I have not seen the original film, so this was fresh to me. I say fresh, but the central idea of a journey to discover who I really am is not a new one for cinema and certainly not new at all within the annals of science fiction. To me, the film was a cross between V for Vendetta and The Matrix (both Wachowski Brothers films) which borrowed visual elements from Bladerunner, Minority Report, Star Wars and hosts of other near-future dystopian sci-fi films.
The story explores two central questions:
- How do I know what is real?
- "Man's [sic] destiny is to discover who he truly is."
Following a global war with biological weapons the only two areas of the world that are inhabitable are the UK and Australia. Workers live in Australia and commute through a giant tube train through the earth to the antipodes. The work is boring and unfulfilling and population densities are very high. The concept that gives rise to the title comes from an agency who offer to implant your mind with constructed memories that will seem real. These escapist memories of a perfect/alternative life offer people the opportunity to break out from the drudgery of daily life. There's also the threat of clone wars too!
So, a story about the oppressed and the oppressors offers a platform for the exploration of philosophical questions and for Kate Beckinsale (Lori) and Jessica Biel (Melina) to pursue the lead character Douglas Quaid/Hauser played by Colin Farrell. Oh - did I mention the girl with three breasts?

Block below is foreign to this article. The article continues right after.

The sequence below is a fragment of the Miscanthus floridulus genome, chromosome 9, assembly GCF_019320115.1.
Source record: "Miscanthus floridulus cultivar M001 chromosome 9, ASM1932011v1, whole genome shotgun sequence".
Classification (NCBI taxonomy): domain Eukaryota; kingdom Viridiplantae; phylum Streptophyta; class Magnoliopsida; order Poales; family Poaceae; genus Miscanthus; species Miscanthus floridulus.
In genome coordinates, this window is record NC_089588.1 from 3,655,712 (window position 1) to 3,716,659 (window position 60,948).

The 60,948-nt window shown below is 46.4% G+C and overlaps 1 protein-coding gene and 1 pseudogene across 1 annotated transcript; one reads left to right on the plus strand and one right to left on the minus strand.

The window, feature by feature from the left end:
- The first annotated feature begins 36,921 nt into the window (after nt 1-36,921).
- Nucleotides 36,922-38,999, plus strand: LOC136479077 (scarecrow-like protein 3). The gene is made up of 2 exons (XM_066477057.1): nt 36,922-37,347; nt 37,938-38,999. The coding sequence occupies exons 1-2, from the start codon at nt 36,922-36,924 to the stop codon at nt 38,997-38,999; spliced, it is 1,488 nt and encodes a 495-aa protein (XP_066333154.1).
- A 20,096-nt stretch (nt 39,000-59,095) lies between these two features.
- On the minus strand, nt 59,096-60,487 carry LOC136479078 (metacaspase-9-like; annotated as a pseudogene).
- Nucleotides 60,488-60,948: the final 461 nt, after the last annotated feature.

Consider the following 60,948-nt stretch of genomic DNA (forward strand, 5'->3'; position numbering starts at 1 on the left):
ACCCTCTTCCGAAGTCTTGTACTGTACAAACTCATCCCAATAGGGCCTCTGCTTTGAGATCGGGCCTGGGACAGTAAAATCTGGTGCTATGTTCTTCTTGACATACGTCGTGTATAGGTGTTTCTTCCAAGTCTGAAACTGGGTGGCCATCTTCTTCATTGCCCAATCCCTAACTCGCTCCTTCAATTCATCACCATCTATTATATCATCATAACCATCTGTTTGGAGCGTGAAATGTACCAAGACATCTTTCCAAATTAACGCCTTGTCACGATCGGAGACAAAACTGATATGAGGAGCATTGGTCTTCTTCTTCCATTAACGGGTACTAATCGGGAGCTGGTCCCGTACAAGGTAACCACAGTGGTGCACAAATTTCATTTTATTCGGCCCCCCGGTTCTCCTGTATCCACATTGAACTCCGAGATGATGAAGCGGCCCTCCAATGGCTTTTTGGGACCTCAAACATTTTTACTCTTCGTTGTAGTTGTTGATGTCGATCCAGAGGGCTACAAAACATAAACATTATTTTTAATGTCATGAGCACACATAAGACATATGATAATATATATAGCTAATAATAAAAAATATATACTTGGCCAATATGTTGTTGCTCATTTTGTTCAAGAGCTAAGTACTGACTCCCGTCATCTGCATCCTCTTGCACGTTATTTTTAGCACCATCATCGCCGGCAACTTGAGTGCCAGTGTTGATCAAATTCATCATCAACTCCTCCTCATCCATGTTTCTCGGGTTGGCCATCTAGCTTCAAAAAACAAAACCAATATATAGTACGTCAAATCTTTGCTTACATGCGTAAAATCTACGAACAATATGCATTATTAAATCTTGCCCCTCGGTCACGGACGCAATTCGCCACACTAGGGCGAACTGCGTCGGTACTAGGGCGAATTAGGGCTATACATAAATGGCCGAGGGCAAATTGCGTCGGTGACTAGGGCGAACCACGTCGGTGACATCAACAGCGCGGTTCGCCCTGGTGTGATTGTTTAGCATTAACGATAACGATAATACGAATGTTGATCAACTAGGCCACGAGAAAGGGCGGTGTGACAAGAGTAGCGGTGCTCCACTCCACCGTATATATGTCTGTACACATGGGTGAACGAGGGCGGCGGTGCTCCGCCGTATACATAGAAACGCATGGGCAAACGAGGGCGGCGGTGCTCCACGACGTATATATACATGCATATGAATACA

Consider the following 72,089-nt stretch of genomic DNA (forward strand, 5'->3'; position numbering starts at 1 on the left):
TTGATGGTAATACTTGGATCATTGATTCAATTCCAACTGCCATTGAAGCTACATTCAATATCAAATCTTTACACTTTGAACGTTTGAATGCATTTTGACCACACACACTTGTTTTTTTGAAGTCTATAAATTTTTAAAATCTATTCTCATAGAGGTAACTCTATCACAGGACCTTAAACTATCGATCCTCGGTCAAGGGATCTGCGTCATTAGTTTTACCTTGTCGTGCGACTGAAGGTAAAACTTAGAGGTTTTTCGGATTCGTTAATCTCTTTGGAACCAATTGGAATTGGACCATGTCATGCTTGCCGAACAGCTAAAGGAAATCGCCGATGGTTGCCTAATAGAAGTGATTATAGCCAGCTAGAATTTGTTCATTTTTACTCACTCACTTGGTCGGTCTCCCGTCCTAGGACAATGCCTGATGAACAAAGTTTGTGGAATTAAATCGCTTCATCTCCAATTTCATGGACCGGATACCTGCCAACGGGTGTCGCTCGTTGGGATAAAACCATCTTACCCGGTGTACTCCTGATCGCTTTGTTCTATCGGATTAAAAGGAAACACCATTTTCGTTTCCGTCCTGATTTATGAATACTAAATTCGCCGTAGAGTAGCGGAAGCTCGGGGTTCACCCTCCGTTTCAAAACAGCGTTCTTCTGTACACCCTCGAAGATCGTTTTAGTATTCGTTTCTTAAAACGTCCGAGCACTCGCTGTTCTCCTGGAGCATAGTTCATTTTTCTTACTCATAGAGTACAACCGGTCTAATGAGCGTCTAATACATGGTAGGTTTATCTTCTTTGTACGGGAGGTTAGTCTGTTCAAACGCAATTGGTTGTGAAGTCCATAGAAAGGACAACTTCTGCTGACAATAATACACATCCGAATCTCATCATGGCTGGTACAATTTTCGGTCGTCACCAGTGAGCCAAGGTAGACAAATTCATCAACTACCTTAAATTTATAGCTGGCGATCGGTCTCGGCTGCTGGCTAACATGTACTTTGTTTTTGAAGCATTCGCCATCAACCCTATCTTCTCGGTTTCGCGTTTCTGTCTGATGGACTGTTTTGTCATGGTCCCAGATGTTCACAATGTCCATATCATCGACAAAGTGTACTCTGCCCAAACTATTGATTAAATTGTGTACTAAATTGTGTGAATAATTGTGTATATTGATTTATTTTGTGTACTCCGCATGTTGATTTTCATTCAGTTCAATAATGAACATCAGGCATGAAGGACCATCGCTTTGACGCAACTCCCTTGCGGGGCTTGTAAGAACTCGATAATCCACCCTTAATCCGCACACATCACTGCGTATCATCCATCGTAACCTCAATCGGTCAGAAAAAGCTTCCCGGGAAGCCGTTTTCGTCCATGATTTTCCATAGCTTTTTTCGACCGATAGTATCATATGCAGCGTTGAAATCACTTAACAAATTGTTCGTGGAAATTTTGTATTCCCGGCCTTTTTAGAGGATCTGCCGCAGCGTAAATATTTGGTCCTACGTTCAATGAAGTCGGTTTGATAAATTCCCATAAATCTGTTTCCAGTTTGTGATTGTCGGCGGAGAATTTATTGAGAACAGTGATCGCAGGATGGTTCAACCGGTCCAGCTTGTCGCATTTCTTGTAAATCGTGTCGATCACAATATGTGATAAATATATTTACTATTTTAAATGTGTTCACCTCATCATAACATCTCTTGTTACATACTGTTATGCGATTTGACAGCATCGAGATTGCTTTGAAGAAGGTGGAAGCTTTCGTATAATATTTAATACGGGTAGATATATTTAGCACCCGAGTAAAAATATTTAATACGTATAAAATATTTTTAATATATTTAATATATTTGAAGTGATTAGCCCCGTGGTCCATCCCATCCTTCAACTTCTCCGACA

As a non-stop action film this delivers a lot. Not a lot of variety but a lot of ass-kicking. As a vehicle for philosophical exploration it falls short of what it might have been - disappointing. Not as good as it should have been - I'll give it 6.5/10.
Sunday, 9 September 2012
On the back of being voted the greatest film of all time in the 2012 Sight and Sound poll, Vertigo has been doing the rounds again and I saw it today at Harbour Lights. I'm not sure it's the greatest film of all time. You can only make that call on objective data that can be quantified and measured to allow a comparison. Whilst technical stuff is vital and appreciated, it must surely be our affective response that might cause us to designate a film as being the greatest. I don't know about you, but my mood and my experiences mean that the way I respond to a film can be quite different on different viewings making it impossible to be definitive. All of that aside, I did enjoy the film and found it to be compelling viewing.
Hitchcock is an acknowledged master of suspense and the film noir genre. This is an excellent film that makes full use of the wonderful city of San Francisco as an expansive backdrop and it also delivers fine acting performances. James Stewart is captivating in the lead roll and Barbara Bel Geddes is simply wonderful.
The plot, to begin with, is straightforward but at the midway point it is almost as though the film experiences a second beginning where the hallmark Hitchcockian twist begins to unfold. Hitchcock's portrayal of someone descending into psychosis is masterful given what the 1950's technology made possible.